This year’s Shergar Cup, the competition involving jockeys representing regions of the world along with an international women’s team, has had to be cancelled.
The Ascot event, scheduled for its usual early-August slot, was perhaps the race day most vulnerable to the coronavirus crisis, since it requires the presence of jockeys drawn from all around the world performing in front of a family-based crowd of up to 30,000.
Nick Smith, Ascot’s director of racing, said: “Regrettably, given the complexities of flying jockeys around the world and uncertainty over what governmental regulations will be in place at the time, the Shergar Cup won’t take place this year.”
Guy Henderson, Ascot’s chief executive, added: “We decided that this event, even if logistically possible, wouldn’t be the same without crowds and that the best option was to plan ahead to return with the event in 2021.”
Ascot will work with the British Horseracing Authority to devise a replacement programme of races for the day.
The event would have featured the return to Ascot of Emma-Jayne Wilson, the swaggering Canadian rider whose cheerful volubility made her a crowd favourite and a staple at the event for several years until her most recent appearance in 2017. Hayley Turner was also expected to take part, a year after finally winning the Silver Saddle for top rider at the meeting, which she described as “a massive thrill”.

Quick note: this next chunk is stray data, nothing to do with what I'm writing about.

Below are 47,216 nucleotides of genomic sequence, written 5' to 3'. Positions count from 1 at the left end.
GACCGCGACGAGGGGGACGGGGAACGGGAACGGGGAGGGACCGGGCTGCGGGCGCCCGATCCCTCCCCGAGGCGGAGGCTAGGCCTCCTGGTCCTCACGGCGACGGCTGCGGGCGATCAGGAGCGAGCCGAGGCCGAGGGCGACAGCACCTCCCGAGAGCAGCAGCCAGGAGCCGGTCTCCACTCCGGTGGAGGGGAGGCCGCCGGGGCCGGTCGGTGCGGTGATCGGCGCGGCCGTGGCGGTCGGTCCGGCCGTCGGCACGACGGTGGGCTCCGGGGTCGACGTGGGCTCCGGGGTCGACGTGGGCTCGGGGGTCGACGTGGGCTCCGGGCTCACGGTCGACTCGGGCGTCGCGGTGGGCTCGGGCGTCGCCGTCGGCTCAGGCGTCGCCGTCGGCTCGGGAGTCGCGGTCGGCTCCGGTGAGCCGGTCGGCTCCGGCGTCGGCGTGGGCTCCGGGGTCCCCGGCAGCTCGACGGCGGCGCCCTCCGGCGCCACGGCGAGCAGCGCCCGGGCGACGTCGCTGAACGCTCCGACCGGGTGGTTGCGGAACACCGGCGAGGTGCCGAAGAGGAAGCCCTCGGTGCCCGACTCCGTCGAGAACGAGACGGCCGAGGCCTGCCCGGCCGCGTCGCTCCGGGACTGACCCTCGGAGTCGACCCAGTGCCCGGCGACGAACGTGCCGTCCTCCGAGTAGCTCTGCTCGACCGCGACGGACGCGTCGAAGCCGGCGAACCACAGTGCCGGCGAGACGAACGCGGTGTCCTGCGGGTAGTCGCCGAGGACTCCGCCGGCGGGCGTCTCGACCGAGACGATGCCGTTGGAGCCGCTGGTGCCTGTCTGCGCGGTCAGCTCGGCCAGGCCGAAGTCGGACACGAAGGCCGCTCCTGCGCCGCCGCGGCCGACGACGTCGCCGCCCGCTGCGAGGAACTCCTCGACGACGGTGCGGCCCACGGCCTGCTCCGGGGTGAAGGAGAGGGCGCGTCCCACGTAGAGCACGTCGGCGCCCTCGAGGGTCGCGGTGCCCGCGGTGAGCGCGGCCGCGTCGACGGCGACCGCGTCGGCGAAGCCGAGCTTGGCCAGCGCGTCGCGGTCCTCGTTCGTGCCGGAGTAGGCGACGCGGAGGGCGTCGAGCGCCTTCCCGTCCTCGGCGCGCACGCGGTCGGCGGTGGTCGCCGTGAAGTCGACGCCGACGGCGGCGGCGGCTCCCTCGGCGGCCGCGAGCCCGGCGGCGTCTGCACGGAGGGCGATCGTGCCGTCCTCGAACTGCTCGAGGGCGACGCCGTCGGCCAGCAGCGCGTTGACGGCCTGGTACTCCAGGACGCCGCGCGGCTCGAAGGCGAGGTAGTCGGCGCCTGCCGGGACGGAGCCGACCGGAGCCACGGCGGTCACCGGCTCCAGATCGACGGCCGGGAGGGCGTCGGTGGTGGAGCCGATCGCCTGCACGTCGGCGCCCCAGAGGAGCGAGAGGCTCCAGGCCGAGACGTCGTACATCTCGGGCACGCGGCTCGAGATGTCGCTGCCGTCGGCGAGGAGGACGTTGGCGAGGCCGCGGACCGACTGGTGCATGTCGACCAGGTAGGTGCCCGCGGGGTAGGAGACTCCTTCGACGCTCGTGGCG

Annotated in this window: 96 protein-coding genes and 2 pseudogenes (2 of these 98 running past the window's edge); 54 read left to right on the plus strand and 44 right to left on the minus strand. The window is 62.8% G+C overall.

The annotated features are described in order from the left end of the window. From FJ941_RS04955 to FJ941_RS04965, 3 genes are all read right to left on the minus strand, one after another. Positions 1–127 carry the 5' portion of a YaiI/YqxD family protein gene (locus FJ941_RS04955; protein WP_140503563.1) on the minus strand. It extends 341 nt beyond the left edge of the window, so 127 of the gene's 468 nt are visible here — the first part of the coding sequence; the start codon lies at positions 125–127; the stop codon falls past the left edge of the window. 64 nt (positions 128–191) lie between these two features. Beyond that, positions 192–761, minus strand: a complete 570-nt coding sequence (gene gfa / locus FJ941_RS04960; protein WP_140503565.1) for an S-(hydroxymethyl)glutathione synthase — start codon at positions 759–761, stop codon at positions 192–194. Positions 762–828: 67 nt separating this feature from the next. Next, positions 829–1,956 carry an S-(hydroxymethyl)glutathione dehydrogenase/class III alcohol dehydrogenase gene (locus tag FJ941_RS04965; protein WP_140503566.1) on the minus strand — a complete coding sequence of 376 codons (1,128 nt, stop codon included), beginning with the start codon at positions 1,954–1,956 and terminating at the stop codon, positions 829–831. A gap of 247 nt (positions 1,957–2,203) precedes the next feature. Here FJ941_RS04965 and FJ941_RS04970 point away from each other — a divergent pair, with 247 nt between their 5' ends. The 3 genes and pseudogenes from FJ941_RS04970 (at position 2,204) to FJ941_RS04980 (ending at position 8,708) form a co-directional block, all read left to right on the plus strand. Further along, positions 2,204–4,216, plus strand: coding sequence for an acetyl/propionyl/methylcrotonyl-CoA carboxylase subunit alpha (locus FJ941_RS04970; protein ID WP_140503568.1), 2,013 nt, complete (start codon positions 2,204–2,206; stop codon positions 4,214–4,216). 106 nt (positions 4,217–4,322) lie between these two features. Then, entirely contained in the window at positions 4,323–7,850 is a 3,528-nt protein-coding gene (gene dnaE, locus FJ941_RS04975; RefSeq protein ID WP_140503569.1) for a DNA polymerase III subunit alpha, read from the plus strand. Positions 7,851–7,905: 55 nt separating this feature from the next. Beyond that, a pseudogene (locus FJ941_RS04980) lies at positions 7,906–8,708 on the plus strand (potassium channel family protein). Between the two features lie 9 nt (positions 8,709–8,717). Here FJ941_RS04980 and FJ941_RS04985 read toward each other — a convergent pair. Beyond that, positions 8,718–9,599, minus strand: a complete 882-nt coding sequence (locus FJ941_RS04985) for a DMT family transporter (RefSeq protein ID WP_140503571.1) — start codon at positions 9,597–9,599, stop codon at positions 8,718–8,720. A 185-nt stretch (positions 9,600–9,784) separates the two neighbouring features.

While Ascot hope to press ahead with the Royal meeting behind closed doors next month, the Shergar Cup would be much less likely to succeed in such a format, even if an appropriate collection of jockeys could be assembled.
Its appeal is mainly to those present in the grandstands; purist followers of the sport have not warmed to it in great numbers, while its programme of 10-runner handicaps featuring unfamiliar riders means it is of only limited appeal to punters.
“I’m absolutely gutted,” Turner said. “I understand why it has to be this way but the Shergar Cup is always the highlight of the year for me. It’s good fun and it’s nice to get together with the international riders. But we can’t grumble, can we? There’s a lot worse things going on.”
Meanwhile, Andrew Balding has enthused about the Qipco 2,000 Guineas prospects of Kameko, fourth in the betting for the Classic a week on Saturday. Balding sent his stable star, a Group One winner when last seen in November, to Kempton for a gallop last week and liked what he saw.
“I couldn’t be happier with him,” the Hampshire trainer said on Tuesday. “He had a gallop at Kempton last week and Oisin [Murphy] rode him. He looks magnificent. He’s a lovely horse to have anything to do with and we’re all very excited.”
Murphy had also been “really pleased” with the colt. “We didn’t do anything silly. It was important that he went away and had a good blowout but nothing too crazy. He has a lovely turn of foot, as we all saw last year, but he’s also very relaxed and you can put him anywhere [in a race]. From a jockey’s point of view, that’s exciting. It leaves you plenty of options and he goes there with a massive chance.”
As a caveat, the jockey expressed his admiration for the Guineas favourite, Pinatubo, whose unbeaten juvenile season made him the best two-year-old in Europe for 25 years. “I think he deserved his rating last year, he beat everything impressively. I thought the day at the Curragh was just incredible and the clock backed it up as well. So we have massive respect for him. You just hope one horse has improved more than the other from two years to three.”
Balding added that soft ground would be a concern for Kameko but weeks of dry weather in Newmarket makes that seem a remote possibility for now.